Elizabeth Earl

Reporter

News reporter at KDLL

The City of Seward will have an emergency meeting tomorrow at 5:30 to discuss measures to help control the spread of coronavirus in the community. The measures would include temporarily closing city-owned campgrounds, prohibiting gatherings of more than 20 people, requiring masks inside buildings open to the public, and limiting restaurants, bars, and retail stores to fifty percent capacity.

Alaska’s midnight sun is going to work for more peninsula residents as they install more and more solar panels.

The Solarize the Kenai campaign kicked off this summer, offering discounts to people who wanted to install solar panels on their homes or businesses. The campaign, headed up by community action group Kenai Change, brought residents together to ask for bids from solar installers so they could get a bargain group rate on the panels before installing them.

Elizabeth Earl

A new outbreak of COVID-19 cases in Seward has the community on edge and events cancelled.

Since last week, about a dozen people have tested positive for the coronavirus in Seward. The first signs appeared Thursday when two people were reported to have tested positive and the Department of Health and Social Services notified the public that patrons at two area bars might have been exposed. Anyone who visited the Seward Alehouse on June 21 from noon to seven, June 22 from 9 p.m. to 12:30 a.m., and June 23 from noon to 7 or 9 p.m. to 12:30 a.m. or who visited the Yukon Bar on June 23 was asked to be tested.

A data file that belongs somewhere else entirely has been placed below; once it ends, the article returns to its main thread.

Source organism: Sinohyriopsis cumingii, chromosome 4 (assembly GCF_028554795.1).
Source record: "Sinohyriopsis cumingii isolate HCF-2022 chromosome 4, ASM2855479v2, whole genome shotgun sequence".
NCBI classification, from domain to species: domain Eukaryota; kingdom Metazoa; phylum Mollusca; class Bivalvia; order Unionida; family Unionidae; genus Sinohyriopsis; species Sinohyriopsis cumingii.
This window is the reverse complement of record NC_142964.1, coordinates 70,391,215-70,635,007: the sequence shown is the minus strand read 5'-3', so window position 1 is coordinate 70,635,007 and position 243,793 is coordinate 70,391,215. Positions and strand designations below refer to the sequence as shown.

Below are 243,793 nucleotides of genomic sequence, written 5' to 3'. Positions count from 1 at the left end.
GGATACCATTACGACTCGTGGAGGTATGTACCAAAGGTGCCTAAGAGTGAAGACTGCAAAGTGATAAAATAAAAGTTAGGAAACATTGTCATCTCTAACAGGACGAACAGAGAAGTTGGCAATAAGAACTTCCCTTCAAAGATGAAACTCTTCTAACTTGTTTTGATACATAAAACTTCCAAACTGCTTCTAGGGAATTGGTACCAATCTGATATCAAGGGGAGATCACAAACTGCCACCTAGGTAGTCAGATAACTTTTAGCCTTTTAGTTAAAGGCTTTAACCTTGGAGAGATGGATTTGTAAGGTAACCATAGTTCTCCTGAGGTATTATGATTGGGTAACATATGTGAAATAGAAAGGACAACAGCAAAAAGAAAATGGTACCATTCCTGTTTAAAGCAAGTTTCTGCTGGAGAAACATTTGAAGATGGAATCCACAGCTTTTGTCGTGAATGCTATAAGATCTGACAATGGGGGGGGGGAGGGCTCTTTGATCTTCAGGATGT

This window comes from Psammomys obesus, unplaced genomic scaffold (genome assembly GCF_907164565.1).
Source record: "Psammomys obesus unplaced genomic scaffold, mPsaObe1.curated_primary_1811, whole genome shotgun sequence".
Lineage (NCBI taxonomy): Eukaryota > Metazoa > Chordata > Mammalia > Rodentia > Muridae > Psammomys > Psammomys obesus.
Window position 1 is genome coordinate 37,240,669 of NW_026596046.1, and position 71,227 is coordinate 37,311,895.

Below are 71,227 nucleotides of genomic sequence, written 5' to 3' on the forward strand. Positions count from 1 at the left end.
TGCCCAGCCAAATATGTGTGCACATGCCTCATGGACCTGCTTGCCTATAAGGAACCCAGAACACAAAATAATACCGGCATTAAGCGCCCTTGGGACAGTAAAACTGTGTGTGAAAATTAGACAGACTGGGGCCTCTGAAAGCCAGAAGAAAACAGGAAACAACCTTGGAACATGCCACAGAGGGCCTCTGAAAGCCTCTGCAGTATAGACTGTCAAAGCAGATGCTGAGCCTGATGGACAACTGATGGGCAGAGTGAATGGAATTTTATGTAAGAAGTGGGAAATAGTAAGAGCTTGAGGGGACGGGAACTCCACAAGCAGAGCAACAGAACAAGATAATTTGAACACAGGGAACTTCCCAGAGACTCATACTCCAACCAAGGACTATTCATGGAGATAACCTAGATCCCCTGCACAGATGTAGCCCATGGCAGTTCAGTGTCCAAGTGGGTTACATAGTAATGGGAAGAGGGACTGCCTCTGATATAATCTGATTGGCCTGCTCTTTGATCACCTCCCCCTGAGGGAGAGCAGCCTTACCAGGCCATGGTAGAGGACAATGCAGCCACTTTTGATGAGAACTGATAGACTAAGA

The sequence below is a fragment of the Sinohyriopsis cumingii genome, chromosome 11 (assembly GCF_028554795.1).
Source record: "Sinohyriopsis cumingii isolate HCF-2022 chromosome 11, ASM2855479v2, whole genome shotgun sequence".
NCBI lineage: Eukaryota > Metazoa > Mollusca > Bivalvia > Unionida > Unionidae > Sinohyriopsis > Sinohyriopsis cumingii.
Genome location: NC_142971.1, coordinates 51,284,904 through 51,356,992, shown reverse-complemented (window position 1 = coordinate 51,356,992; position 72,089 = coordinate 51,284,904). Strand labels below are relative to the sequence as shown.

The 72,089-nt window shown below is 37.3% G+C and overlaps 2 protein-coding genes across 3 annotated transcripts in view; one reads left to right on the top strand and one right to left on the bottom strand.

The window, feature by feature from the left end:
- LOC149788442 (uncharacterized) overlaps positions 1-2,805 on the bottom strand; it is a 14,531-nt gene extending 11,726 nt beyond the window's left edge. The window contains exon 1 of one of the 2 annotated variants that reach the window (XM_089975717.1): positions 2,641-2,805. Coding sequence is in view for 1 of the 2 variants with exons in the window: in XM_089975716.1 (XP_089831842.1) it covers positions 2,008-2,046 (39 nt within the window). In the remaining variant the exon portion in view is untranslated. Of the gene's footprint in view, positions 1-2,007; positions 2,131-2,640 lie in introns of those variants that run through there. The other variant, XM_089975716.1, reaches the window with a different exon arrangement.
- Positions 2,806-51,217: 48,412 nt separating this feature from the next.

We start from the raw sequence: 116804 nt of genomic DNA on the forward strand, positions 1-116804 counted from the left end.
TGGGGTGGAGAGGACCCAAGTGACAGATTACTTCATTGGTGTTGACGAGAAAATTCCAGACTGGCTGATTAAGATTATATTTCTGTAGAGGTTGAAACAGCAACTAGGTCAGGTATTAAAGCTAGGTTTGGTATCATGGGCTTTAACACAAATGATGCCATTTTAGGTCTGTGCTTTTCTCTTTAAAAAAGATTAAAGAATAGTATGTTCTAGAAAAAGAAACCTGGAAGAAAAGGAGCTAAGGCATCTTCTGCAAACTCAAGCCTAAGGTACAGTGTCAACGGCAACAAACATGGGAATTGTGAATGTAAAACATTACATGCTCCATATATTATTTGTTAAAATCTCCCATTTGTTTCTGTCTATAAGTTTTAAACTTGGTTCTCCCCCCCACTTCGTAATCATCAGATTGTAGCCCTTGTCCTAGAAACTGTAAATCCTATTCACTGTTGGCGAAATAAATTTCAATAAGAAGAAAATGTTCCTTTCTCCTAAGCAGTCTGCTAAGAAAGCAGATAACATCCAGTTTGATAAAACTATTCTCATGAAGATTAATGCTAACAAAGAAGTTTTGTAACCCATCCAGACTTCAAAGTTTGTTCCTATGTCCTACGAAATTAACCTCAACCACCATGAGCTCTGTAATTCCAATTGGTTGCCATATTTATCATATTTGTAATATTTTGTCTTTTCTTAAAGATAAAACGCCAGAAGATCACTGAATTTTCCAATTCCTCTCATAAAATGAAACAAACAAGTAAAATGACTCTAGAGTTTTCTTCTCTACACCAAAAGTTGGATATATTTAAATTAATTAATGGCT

Elizabeth Earl / KDLL

When the pandemic began shutting down schools and businesses in March, the best advice to avoid getting sick and getting others sick was to stay home as much as possible. As the weeks and months dragged on, though, it became clear that just staying home wasn’t really going to be possible. So businesses began reopening, and when they did, some of the employees were masked.

The Centers for Disease Control and Prevention recommends wearing a cloth face covering whenever going out, primarily to avoid giving the virus to someone else if you are asymptomatic. The Alaska Department of Health and Social Services highly recommends wearing a mask in public settings when it’s hard to socially distance, like in grocery stores or other indoor retail facilities. Because of the shortness of supply, both agencies are recommending people make cloth face coverings or use cloth to cover their noses and mouths, as opposed to using medical PPE, which medical workers need.

Like nearly every corner of the economy, commercial fishermen have had to adapt to the pandemic as Alaska heads into its busy salmon season. However, unlike other parts of the economy, commercial fishermen haven’t been eligible for all the federal aid available.

Until this week, a big chunk of fishermen’s payroll wasn’t eligible for help under the Payroll Protection Program, or PPP. That’s because many of them pay their crewmen with 1099s, as independent contractors. Until yesterday, they couldn’t use that to apply for the PPP. United Fishermen of Alaska executive director Frances Leach said that presented significant challenges for the fleet.

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